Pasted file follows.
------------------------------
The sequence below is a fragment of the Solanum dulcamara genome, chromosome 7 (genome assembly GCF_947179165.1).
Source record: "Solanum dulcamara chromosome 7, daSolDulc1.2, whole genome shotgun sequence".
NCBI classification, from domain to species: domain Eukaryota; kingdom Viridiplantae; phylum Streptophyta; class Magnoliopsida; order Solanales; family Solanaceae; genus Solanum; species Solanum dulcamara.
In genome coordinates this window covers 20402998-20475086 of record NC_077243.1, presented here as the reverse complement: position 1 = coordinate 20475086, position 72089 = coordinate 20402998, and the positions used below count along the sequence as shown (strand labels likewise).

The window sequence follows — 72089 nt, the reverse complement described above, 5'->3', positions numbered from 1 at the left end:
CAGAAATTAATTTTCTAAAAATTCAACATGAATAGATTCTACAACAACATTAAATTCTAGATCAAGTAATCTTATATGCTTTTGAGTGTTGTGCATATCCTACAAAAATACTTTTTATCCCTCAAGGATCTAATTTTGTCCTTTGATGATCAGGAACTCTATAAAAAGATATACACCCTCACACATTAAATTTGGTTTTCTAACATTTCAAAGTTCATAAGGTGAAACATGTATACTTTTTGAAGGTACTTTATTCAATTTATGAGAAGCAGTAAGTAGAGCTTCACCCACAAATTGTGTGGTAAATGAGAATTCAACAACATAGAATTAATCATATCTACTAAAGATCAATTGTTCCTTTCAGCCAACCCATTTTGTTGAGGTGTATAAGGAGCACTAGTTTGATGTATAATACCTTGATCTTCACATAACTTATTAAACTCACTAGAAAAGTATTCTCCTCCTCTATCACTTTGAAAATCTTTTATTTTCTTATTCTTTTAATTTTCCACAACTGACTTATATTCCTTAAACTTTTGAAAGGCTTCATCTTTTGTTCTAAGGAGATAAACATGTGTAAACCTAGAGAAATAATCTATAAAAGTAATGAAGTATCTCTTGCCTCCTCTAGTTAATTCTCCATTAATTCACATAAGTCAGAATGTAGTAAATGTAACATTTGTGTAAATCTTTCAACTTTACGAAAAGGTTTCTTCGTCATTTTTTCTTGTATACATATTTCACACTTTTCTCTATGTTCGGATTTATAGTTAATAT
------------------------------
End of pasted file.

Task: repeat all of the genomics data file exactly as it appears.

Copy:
The sequence below is a fragment of the Solanum dulcamara genome, chromosome 7 (genome assembly GCF_947179165.1).
Source record: "Solanum dulcamara chromosome 7, daSolDulc1.2, whole genome shotgun sequence".
NCBI classification, from domain to species: domain Eukaryota; kingdom Viridiplantae; phylum Streptophyta; class Magnoliopsida; order Solanales; family Solanaceae; genus Solanum; species Solanum dulcamara.
In genome coordinates this window covers 20402998-20475086 of record NC_077243.1, presented here as the reverse complement: position 1 = coordinate 20475086, position 72089 = coordinate 20402998, and the positions used below count along the sequence as shown (strand labels likewise).

The window sequence follows — 72089 nt, the reverse complement described above, 5'->3', positions numbered from 1 at the left end:
CAGAAATTAATTTTCTAAAAATTCAACATGAATAGATTCTACAACAACATTAAATTCTAGATCAAGTAATCTTATATGCTTTTGAGTGTTGTGCATATCCTACAAAAATACTTTTTATCCCTCAAGGATCTAATTTTGTCCTTTGATGATCAGGAACTCTATAAAAAGATATACACCCTCACACATTAAATTTGGTTTTCTAACATTTCAAAGTTCATAAGGTGAAACATGTATACTTTTTGAAGGTACTTTATTCAATTTATGAGAAGCAGTAAGTAGAGCTTCACCCACAAATTGTGTGGTAAATGAGAATTCAACAACATAGAATTAATCATATCTACTAAAGATCAATTGTTCCTTTCAGCCAACCCATTTTGTTGAGGTGTATAAGGAGCACTAGTTTGATGTATAATACCTTGATCTTCACATAACTTATTAAACTCACTAGAAAAGTATTCTCCTCCTCTATCACTTTGAAAATCTTTTATTTTCTTATTCTTTTAATTTTCCACAACTGACTTATATTCCTTAAACTTTTGAAAGGCTTCATCTTTTGTTCTAAGGAGATAAACATGTGTAAACCTAGAGAAATAATCTATAAAAGTAATGAAGTATCTCTTGCCTCCTCTAGTTAATTCTCCATTAATTCACATAAGTCAGAATGTAGTAAATGTAACATTTGTGTAAATCTTTCAACTTTACGAAAAGGTTTCTTCGTCATTTTTTCTTGTATACATATTTCACACTTTTCTCTATGTTCGGATTTATAGTTAATAT